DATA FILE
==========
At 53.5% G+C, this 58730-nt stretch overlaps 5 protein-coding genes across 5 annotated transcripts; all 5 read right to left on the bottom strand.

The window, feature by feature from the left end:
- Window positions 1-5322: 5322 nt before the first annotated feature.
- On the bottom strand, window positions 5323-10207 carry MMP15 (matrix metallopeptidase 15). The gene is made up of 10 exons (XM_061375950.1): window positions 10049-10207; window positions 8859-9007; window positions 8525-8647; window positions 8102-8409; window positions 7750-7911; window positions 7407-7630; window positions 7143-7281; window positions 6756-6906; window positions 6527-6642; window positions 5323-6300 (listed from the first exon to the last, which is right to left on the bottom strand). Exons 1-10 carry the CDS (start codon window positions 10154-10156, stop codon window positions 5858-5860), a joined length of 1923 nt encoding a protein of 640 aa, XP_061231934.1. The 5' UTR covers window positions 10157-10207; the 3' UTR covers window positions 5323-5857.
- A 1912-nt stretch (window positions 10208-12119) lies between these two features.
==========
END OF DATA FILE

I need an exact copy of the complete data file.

At 53.5% G+C, this 58730-nt stretch overlaps 5 protein-coding genes across 5 annotated transcripts; all 5 read right to left on the bottom strand.

The window, feature by feature from the left end:
- Window positions 1-5322: 5322 nt before the first annotated feature.
- On the bottom strand, window positions 5323-10207 carry MMP15 (matrix metallopeptidase 15). The gene is made up of 10 exons (XM_061375950.1): window positions 10049-10207; window positions 8859-9007; window positions 8525-8647; window positions 8102-8409; window positions 7750-7911; window positions 7407-7630; window positions 7143-7281; window positions 6756-6906; window positions 6527-6642; window positions 5323-6300 (listed from the first exon to the last, which is right to left on the bottom strand). Exons 1-10 carry the CDS (start codon window positions 10154-10156, stop codon window positions 5858-5860), a joined length of 1923 nt encoding a protein of 640 aa, XP_061231934.1. The 5' UTR covers window positions 10157-10207; the 3' UTR covers window positions 5323-5857.
- A 1912-nt stretch (window positions 10208-12119) lies between these two features.